Peter Biegel was born at Croxley Green on April 22, 1913 into an artistic family. One of his ancestors was Frederick Sang, a noted artist and architect in London in the 1850s. His family members were also horsemen, and his great-grandfather, an Irishman, was killed in a steeplechase at the age of twenty-one; his father was Dutch and was also a keen horseman, known as the 'Flying Dutchman' in the hunting field.
Art came naturally to Biegel from an early age. He was educated at Downside, and then went into his father's business in the city. After five years he decided to study art seriously and in 1938 became a student of Lucy Kemp-Welch at her school in Bushey. His studies were soon interrupted by the Second World War and he obtained a TA commission in the Wilshire Regiment. He was invalided back from Normandy in 1944, and when fit again was sent to Northern Ireland as a claims officer.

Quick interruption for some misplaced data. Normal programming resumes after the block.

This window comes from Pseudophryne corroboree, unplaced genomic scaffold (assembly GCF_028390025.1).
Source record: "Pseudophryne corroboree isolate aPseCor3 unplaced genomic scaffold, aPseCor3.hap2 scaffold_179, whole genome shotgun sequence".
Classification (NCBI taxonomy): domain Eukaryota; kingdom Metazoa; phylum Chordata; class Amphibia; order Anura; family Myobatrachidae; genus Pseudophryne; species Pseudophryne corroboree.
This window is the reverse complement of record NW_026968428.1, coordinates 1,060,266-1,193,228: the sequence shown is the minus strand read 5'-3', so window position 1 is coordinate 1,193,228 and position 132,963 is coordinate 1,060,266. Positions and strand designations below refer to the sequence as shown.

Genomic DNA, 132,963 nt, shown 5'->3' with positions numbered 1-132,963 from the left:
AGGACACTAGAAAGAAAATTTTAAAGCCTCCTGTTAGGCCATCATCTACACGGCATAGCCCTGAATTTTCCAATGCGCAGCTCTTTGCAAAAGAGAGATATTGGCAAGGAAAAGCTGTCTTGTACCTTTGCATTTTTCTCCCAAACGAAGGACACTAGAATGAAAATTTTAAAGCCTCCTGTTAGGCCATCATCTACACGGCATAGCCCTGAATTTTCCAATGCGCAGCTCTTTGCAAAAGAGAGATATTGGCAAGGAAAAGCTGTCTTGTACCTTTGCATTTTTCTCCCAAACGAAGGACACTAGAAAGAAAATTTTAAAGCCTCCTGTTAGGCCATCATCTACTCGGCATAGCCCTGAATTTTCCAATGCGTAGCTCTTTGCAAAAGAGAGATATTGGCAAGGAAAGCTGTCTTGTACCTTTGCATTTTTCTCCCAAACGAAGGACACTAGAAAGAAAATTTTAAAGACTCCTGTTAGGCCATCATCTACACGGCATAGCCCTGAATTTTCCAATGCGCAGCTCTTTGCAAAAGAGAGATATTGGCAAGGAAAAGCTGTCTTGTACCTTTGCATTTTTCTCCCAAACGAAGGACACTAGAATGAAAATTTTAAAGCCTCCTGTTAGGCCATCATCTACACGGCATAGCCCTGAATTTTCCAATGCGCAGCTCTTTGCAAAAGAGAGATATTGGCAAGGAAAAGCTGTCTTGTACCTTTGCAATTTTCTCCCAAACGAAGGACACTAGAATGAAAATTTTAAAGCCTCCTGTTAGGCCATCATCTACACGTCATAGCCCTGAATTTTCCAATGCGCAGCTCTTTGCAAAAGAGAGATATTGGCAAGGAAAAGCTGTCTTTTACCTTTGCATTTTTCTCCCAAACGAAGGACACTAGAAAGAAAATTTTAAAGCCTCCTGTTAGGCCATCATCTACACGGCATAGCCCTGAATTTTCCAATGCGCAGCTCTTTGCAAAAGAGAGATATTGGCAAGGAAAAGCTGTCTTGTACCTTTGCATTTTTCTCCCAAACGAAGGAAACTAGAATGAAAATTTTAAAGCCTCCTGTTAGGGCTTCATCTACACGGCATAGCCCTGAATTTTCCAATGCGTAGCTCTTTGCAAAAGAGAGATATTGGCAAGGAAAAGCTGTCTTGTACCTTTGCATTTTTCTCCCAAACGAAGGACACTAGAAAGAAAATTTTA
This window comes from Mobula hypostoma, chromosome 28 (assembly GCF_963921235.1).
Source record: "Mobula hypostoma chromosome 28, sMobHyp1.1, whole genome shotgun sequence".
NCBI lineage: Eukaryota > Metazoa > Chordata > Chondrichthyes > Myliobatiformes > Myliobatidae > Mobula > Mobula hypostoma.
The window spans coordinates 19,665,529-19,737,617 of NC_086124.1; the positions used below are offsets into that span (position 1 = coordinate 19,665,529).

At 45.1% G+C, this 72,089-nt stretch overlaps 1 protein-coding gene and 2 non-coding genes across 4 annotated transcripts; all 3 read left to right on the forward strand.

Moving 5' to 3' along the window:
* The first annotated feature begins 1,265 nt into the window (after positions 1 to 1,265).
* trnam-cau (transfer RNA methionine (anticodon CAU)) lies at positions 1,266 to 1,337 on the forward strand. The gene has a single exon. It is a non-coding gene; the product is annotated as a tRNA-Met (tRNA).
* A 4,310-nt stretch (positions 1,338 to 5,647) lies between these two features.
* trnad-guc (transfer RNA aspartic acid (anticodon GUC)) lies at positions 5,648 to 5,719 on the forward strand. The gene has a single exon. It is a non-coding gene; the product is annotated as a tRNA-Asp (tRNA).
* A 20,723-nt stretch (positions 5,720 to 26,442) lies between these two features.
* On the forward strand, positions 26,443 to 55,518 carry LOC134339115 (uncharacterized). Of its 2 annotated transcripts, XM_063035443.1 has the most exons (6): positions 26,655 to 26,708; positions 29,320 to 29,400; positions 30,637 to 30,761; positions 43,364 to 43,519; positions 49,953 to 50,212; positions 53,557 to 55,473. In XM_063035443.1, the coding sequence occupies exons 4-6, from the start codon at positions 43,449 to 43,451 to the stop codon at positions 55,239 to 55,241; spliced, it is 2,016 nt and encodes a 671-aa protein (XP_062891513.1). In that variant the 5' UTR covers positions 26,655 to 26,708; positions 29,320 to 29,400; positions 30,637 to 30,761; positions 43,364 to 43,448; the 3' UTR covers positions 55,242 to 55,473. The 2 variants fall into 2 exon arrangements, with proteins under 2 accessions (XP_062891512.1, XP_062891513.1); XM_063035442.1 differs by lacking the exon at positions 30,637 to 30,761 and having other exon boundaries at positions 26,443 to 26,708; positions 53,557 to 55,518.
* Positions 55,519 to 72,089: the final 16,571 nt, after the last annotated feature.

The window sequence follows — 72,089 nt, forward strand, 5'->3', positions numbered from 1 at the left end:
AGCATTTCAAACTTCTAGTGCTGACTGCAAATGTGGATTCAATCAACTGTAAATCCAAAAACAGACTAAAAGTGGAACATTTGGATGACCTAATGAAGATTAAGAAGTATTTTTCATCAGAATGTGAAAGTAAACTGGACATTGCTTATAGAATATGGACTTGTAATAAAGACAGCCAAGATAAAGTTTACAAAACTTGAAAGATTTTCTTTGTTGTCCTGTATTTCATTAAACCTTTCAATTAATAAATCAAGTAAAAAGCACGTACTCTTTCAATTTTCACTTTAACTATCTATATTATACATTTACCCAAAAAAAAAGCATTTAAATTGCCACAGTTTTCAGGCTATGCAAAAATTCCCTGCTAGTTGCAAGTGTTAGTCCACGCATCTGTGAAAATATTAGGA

He then spent two terms at Bournemouth School of Art studying figure drawing, though was really most interested in sporting art, so a chance meeting with Lionel Edwards on a train was the most fortunate thing that could happen to him. He subsequently spent a year studying with Edwards at his studio near Salisbury and became his only pupil.
Biegel painted horse portraits, both racing and hunting, and also action pictures of both subjects. A number of his works have been reproduced as prints.